Making Young Voters

Four out of five young Americans won’t vote for Election 2018.

 But one survey shows how we can change it.


3 Things You will Know from This Post:

~ Young Americans need to vote, because most of them don’t.

~ We surveyed 245 high schools in NC to see how they promote students to vote

~ What could be done to make more young voters? Registration Drive.


In November 6, 2018, the United States of America is going to have the next midterm election. But do you know that for the last midterm election in 2014, only 18% of the young people turned out to vote? It meant that for every 5 eligible young Americans age 18-29, only one of us showed up in the poll. Here’s how we will fix it!


Welcome to our project: Making Young Voters.


Compared to peer countries, the age gap is much larger in US. it means making young voters is crucial for this country’s future.

‍The grey solid lines plot voter turnout among citizens 18-29 years old and among those 60 years and older. The thick solid line plots the gap between the two groups.



Voter turnout among young Americans is dismal– typically 20-30 percentage points lower than among older citizens.


The low youth turnout is really problematic.


If the goal of the elections is to have a representative vote among entire population for policy making, and our largest demographic--age 18-29, are consistently disproportionately unrepresented at the poll, then we are left with an inadequate foundation for identifying policy solutions.


Research shows that this inadequacy may not reflect lack of civic mindedness or engagement. Rather, it may be the consequence of a combination of institutional and motivational obstacles that get in the way of people participating in politics.


So what’s to be done? 

Our Professor Dr Sunshine Hillygus has this theory: voting is a habitual thing. It can be nurtured, especially before a voter reach the age 18. If a high school student takes more civics education courses, participate in voting for the student government, and is registered to vote by the registration drives and pre-registration drives in school, he/she would be more likely to actually turn out in the real voting poll.



Our first step was to figure out what the current status is. So we conducted a survey of the principles of 571 public and chartered high schools in North Carolina. 42% of them (n=245) responded. We can see from the map that the respondents are pretty representative geographically across the state.

Who registered students to vote?

Registration drives in theory has a big impact to make more young voters. And the NC state law requires registration form to be made available for the student. However, in our survey, only 39% of the schools offered registration drives in 2016.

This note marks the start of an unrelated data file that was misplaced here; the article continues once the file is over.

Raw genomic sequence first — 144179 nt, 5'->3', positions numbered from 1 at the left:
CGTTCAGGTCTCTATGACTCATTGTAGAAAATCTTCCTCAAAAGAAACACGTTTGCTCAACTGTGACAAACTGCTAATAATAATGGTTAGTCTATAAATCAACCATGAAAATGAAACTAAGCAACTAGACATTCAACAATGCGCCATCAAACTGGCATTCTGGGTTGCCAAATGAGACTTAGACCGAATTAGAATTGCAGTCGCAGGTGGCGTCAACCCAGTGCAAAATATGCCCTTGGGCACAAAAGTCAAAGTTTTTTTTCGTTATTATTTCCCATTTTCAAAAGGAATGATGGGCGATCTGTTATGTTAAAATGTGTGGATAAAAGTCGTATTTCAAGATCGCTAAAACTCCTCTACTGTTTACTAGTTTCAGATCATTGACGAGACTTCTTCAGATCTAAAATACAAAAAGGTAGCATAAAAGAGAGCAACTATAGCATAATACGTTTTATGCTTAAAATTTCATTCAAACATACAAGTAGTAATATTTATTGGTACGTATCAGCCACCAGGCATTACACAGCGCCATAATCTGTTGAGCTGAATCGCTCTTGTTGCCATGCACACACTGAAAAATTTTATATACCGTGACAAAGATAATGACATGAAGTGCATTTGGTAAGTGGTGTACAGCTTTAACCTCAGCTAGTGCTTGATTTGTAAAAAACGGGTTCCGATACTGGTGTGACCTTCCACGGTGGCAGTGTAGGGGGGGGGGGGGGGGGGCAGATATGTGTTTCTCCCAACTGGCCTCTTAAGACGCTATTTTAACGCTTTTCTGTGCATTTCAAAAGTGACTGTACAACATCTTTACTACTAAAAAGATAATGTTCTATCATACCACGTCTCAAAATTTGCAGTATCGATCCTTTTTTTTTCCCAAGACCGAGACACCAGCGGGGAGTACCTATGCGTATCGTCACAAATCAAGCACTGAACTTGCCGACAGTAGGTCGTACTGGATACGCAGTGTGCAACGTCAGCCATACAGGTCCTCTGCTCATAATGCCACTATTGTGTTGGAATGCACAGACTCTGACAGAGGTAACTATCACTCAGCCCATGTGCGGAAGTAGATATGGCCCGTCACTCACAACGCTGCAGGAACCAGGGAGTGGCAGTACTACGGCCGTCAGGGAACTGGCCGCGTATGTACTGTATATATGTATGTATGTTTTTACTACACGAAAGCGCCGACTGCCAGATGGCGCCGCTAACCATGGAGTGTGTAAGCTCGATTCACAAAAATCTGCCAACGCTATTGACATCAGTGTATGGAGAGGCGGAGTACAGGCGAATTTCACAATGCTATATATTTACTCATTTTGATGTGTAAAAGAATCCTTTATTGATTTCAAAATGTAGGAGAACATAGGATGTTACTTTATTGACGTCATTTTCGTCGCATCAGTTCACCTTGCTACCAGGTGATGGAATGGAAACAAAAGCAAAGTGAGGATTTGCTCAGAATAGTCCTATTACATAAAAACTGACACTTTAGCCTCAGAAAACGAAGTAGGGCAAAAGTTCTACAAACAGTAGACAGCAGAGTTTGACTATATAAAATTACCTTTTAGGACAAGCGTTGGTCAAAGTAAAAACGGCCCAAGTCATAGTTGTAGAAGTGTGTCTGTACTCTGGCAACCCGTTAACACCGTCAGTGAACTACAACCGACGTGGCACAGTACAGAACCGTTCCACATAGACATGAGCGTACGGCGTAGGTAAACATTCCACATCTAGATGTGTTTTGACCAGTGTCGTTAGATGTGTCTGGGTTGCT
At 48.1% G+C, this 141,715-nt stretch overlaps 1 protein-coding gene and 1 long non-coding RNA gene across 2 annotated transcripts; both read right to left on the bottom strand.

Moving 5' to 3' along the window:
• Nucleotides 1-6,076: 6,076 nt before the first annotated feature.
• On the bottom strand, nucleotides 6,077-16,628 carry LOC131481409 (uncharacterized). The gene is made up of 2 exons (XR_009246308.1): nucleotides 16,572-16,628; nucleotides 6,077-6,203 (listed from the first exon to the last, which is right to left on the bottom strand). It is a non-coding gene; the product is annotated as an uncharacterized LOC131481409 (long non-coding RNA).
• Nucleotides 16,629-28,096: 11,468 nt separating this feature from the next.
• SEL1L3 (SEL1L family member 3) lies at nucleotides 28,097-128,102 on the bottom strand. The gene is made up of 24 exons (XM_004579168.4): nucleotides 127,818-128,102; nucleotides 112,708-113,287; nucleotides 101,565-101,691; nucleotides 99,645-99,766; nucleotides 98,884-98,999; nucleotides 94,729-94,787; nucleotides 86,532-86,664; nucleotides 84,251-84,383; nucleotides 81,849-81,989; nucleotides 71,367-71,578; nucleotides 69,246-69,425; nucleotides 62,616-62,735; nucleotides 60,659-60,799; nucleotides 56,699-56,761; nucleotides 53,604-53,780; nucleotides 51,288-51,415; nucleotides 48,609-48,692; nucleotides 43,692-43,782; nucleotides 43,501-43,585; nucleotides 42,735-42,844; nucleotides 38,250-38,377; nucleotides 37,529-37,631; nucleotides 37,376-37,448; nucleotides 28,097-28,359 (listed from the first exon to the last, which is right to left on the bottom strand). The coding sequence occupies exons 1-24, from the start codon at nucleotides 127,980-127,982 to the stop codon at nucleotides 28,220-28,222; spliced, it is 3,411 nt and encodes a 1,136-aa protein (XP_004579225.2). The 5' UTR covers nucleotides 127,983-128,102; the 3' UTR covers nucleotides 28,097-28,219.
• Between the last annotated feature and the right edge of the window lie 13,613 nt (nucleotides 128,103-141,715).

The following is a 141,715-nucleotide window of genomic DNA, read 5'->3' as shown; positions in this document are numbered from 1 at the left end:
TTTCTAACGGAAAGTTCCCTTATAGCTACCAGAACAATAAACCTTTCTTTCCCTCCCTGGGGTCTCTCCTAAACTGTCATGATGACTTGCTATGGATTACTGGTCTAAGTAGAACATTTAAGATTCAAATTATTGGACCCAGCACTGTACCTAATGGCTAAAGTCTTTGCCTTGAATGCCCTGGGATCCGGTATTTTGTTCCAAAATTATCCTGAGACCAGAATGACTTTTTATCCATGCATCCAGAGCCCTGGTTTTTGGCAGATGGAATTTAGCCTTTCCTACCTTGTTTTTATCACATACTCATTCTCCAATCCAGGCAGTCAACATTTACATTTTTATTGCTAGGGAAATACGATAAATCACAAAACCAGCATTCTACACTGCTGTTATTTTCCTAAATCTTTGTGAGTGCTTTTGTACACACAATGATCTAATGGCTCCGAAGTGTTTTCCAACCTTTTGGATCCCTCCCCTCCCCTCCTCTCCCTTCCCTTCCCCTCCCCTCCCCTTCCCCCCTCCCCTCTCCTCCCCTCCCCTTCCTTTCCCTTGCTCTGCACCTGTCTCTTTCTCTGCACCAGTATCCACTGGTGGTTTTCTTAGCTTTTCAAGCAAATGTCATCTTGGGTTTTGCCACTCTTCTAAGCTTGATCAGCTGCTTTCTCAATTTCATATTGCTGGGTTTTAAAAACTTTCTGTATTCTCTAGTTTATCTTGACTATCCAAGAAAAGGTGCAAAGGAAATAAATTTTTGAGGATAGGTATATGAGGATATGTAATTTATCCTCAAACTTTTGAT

Did hot purple regions get more attention ?

We overlaid the survey map on the result of 2016 presidential election. North Carolina was a swing state in 2016 and Trump defeated Hillary. We can see that for the more contentious counties (the color gets less red/blue), there seemed to be more schools offering registration drives. For example, the NC Research Triangle area, where Duke and UNC were at, had a lot of yellow dots.


Civic Educations Offered?

High school courses with a significant civic component educate the students about their rights and responsibility as US citizens. Yet, most NC schools did not offer civics/government courses beside the Civics and Economics requirement.

It means that 1 out of 2 kids graduated from NC is left taking sufficient Civic education.

What did Teachers Say?

We also interviewed a dozen high school teachers on the view on voting of their students. Among the key words, Duty, Citizenship, and Democracy were especially salient.


Actions: What Will We Do?


Why do we need registration drive?

Registration Drive means that state or NGO representatives go to high schools and ask students to fill out informations to register to vote. If a student is going to be at least 16 but not 18 during the election day, he can fill out the same form and “pre-register”.


Behavior economics says that if a person say “yes” to something, he is more likely to carry out the promise. Thus, we hope to make as many students as possible to say “yes” to voting, on paper. And when the Nov. 6 finally comes, this promise would make harder for them to break.


In the next few months, the state reps will go to the Wake County public high schools with the registration forms. We chose to host the registration drives during English classes become they are course that everyone has to take. During the 45 min course session, we will also give the high schoolers a crash course on the importance of voting, which we designed.


In the End:

After the mass high school shooting in Parkland, Southern Florida early this year, we saw angry students marching to the nation’s capital to demand justice and legislative reforms. Young people like us care. And we want a voice in the nation’s policy making. For too long, this voice has been subdued due to the low voting turnout. As a Chinese citizen, I know the price that people paid to earn that voice, and envied my American friends for this easy channel to express their voice. Please vote in Nov 6, because you care, because we care.


To learn more:

Our official website: